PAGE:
The American vs. The European Maine Coon has created some controversy in the cat fancy. Upon becoming a breeder of Maine Coons, you have to decide what “look” you’re going to breed, and pursue that look. What lines do you want to extend, and which Pedigrees appeal the most to you. This is where you may start your search for your breeding cats. Once you begin your search, you may find some variances in the way the Maine Coons look.
While all Maine Coons are known for their large size, big bone structures, shaggy coats, and long tails, there’s indeed a unique look that each cattery adopts into their program. And this comes from the lines that are being used to breed the kittens.
For my breeding program, I’ve chosen to adopt and develop the European lines of Maine Coons. The Europeans have a more “feral” or “wild” look about them, while Americans look a little softer. You may also see taller ears, bigger ear tufts (lynx tips), and extra-long, bushy tails in the European lines. High cheekbones and big, square muzzles are another distinct difference in the European lines of Maine Coons.
At first, you may not notice that one Coonie looks different from the next, but once you start observing the fine details of this magnificent breed, you’ll soon be able to spot a European Maine Coon.
Below you’ll see a few examples of European Maine Coons.
Sassy Koonz specializes and focuses on 100% European Maine Coons
This means that every cat that is selected for the breeding program will have European bloodlines, and that very majestic European look that you love. Most, if not all of the parents will be imported from Europe, or be offspring from our European parents. If that’s the look that you love in a Maine Coon, be sure to get added to our kitten announcement list, and be the first to know when European Maine Coon kittens are available. Or, if you prefer, you can learn How to Import your own Maine Coon Kitten from Europe.
If you really love the look of European Maine Coons, but don’t have the patience to wait on one of our Maine Coon kittens, then you could always import your own. Learn how to import a Maine Coon from Europe.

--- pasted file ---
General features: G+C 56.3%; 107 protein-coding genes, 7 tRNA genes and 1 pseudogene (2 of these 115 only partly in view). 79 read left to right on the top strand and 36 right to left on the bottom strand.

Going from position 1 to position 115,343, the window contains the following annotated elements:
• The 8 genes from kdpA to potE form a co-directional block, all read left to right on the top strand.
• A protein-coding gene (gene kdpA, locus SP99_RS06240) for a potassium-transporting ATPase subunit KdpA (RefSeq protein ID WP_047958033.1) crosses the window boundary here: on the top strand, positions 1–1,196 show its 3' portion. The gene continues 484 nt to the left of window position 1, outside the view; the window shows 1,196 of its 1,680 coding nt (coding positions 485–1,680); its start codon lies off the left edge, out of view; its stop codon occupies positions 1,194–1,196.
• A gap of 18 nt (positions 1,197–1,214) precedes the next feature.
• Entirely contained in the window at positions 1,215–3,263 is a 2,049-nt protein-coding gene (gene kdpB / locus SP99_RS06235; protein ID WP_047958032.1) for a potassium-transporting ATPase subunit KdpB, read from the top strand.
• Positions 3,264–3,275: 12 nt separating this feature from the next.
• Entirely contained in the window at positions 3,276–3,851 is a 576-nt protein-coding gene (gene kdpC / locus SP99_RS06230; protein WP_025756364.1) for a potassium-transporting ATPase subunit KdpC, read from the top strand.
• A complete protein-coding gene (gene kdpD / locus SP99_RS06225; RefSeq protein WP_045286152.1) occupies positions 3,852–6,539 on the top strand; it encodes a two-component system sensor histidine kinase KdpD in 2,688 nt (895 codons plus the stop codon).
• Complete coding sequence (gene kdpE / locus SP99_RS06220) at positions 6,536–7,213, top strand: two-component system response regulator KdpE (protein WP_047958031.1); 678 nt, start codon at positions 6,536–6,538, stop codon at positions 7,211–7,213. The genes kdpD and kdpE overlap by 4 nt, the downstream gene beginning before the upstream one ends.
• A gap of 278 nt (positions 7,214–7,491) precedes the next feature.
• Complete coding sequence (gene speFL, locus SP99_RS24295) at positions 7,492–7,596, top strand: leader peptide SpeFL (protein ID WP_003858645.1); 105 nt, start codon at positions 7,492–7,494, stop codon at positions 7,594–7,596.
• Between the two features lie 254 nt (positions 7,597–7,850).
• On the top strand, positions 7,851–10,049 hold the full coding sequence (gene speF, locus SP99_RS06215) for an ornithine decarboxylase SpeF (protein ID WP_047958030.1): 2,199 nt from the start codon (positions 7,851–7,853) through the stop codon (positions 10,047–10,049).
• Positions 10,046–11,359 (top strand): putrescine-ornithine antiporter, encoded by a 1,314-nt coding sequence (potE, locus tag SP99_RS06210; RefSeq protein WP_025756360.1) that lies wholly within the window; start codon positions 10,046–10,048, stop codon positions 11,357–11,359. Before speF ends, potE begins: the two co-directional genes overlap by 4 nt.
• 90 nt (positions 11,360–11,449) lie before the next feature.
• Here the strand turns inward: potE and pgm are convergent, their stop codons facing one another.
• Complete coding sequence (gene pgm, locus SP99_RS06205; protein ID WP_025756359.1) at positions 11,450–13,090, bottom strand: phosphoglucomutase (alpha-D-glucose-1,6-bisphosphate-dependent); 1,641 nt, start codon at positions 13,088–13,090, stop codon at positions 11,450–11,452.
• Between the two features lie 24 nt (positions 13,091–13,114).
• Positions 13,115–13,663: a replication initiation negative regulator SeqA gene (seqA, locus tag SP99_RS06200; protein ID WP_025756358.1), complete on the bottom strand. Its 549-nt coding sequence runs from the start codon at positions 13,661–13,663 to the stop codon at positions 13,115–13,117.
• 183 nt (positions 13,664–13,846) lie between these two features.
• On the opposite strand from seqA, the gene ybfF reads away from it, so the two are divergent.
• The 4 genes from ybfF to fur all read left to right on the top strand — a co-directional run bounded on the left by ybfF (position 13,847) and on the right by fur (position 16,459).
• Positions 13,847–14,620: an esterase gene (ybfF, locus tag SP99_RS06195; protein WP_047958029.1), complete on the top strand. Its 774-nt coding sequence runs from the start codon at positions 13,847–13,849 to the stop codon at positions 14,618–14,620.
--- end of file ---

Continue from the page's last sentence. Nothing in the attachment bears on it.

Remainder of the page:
Sassy Koonz has Maine Coon Kittens for sale in Texas, Florida, North Carolina, and all of the United States. White-Glove Delivery service is available to make sure your kitten arrives home safely.
Deciding to breed or own a Maine Coon with European lines might mean you want to learn how to import a Maine Coon from Europe. That’s what I did when I decided to breed. My Queens and my Sire are imports from Russia. It was the best option for me, as the decision was easy once I started researching the catteries and saw how gorgeous the Coonies are.
There are certainly breeders in the United States that have stunning Maine Coons, including reputable breeders that have 100% European lines. For me, however, it was a decision that I made to import my breeders directly from Europe. It just felt authentic.
I’ve written a blog post about why I have chosen the European lines over American lines, and since then, many people have sent me private messages asking me about the process of importing, and how I decided on the breeder to get my kittens from. It seems that many Americans want to import, but are a little skeptical because they don’t know who to trust. I totally get it. I was also extremely nervous.
Now that my first transaction has been completed, I can honestly say that the second time isn’t as scary. As of the day of this post, I’m in the process of importing my second one. I have a little checklist of items that I use for vetting, and helping me make the decision on who to work with and which kitten to get.